Finger-pricking, insulin dosing, tracking food consumption, monitoring glucose levels: type 1 diabetes is a mentally and physically taxing full-time job. As a type 1 diabetic myself, I know how quickly diabetes can become overwhelming when it’s combined with school, work, and social obligations. The Centers for Disease Control and Prevention’s “10 Tips for Coping with Diabetes Distress” is an excellent resource for people with diabetes who are struggling with managing the burden of their disease.
Tip number 5, “Talk with Family or Friends,” and number 6, “ Talk to Other People with Diabetes,” highlight the importance of diabetics communicating their distress to those they trust. Not only does talking with friends help me process how I am feeling, but it also allows me to educate non-diabetics about the realities of my disease. Diabetes can be isolating, and it is easy for me to feel alone in my struggles. I am grateful to have an older sister with type 1 diabetes to talk to about diabetic burnout, unmanageable glucose levels, and other diabetic issues. I am also a member of my university’s College Diabetes’ Network, where I have met fellow type 1 diabetic students.
I am a generally busy person, and keeping track of everything I need to do diabetes-wise can be extremely difficult. Tip number 8, “Do One Thing at a Time,” emphasizes how tackling each task independently can help with feelings of stress. I have a planner where I write myself reminders such as “Change Dexcom” or, when I know I have a big meal planned, “Increase Bolus.” I try to organize my day in a way that allows me to solely focus on my disease some moments but also place it on the “back burner” for a few minutes when I need to concentrate on other tasks. However, something I still need to work on is tip number 9: “Pace Yourself.” My goal has always been to have stable blood glucose levels, but some days my levels are completely uncontrollable. I have to remind myself that I can’t become a “perfect type 1 diabetic” overnight. I need to discover how my body responds to certain foods, different forms of exercise, and many other factors. Type 1 diabetes is a learning process: I take two steps forward and one step backward. Regardless, I know I am growing and progressing, becoming stronger and more confident managing my disease each day.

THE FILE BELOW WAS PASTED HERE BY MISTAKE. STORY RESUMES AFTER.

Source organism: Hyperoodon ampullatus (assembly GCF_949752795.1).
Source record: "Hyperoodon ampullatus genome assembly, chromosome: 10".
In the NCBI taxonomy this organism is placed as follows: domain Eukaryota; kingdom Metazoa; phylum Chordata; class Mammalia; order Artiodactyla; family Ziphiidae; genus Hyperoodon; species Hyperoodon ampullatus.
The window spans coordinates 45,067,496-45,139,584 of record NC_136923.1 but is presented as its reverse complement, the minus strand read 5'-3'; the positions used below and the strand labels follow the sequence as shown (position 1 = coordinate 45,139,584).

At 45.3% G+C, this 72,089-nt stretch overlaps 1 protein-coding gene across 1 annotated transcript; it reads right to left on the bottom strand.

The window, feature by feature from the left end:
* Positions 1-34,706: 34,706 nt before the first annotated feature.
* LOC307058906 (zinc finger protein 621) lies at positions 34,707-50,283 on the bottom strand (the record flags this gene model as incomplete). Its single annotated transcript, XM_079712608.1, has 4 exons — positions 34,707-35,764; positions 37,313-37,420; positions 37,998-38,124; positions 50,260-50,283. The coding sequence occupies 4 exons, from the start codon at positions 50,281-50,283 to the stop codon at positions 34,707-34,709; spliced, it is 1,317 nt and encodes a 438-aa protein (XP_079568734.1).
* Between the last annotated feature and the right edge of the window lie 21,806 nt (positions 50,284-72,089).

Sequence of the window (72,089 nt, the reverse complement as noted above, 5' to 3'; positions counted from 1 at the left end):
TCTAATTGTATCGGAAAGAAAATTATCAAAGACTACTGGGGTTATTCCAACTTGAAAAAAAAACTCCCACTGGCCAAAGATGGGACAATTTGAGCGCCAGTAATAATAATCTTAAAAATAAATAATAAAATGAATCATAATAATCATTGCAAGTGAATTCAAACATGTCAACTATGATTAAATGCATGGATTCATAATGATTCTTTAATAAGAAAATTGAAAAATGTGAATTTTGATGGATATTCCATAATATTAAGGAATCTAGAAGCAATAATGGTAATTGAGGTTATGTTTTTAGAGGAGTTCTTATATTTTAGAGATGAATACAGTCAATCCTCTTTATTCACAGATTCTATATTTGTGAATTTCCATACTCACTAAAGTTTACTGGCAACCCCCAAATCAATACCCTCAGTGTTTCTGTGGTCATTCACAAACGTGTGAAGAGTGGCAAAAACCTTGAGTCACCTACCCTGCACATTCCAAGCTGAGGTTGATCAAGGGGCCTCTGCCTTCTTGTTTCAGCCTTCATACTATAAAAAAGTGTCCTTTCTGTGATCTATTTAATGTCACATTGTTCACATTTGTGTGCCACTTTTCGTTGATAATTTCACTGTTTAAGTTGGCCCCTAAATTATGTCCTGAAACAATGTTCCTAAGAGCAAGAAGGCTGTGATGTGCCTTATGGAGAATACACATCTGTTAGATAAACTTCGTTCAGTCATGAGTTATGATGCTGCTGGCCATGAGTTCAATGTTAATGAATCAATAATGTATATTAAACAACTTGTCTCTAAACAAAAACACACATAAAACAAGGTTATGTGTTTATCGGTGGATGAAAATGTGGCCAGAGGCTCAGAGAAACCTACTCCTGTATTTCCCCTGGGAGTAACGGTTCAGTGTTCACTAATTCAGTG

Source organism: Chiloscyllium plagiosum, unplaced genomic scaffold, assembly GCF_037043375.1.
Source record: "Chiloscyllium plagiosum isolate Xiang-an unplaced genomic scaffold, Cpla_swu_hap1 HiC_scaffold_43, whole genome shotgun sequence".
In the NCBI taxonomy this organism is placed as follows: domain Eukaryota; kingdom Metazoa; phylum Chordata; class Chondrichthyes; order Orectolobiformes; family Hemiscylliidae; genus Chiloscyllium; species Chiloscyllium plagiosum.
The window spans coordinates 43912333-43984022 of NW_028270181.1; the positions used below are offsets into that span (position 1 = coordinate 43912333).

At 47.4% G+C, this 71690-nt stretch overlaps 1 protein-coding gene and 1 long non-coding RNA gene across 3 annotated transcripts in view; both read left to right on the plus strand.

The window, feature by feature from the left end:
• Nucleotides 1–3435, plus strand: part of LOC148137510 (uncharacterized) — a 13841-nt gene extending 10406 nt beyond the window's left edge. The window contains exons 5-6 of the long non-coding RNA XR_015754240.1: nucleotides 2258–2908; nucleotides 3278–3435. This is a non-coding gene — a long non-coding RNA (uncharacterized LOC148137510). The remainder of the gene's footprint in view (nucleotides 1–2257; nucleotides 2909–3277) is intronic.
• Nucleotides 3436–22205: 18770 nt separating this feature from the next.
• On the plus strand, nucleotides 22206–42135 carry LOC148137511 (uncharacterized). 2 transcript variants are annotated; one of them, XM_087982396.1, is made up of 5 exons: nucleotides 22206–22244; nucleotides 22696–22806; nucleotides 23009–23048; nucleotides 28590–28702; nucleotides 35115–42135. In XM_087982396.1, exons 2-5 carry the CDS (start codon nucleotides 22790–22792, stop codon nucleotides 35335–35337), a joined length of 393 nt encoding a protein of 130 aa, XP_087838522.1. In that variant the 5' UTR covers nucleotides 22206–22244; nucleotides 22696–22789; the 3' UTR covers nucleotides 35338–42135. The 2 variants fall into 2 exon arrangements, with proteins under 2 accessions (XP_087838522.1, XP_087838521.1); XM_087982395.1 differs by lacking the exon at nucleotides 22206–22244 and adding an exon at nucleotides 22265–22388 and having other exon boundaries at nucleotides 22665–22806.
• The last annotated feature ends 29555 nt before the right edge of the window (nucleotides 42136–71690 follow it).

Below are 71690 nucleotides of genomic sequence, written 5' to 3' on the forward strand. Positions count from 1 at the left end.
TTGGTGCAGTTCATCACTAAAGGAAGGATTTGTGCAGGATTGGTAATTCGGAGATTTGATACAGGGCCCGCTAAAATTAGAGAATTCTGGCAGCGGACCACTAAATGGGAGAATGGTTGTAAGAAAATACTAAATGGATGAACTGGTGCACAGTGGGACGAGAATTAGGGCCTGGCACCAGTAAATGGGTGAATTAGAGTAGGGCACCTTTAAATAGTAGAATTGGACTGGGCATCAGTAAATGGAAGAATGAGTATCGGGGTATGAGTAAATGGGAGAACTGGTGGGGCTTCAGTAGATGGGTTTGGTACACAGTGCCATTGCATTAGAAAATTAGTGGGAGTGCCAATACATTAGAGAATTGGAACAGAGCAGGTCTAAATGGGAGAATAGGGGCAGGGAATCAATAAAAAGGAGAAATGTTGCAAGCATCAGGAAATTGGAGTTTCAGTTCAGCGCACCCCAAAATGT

Most of the time, I wish I could “clock out” of my chronic illness, leave my type 1 diabetes on my bedside table and forget about it. Each moment of living with this disease brings a new challenge. I am so grateful for organizations like Diabetes Research Connection that support the development of life-changing diabetic technology. Reminding myself that ambitious researchers are currently studying my illness is ultimately the most helpful way to manage my diabetes distress. I am optimistic about a brighter future for all people with diabetes, where our disease’s burden is minimal or non-existent.
This blog was written by Lauren Grove, DRC Intern, who has had T1D for 15 years and is responding to the article,“10 Tips for Coping with Diabetes Distress.”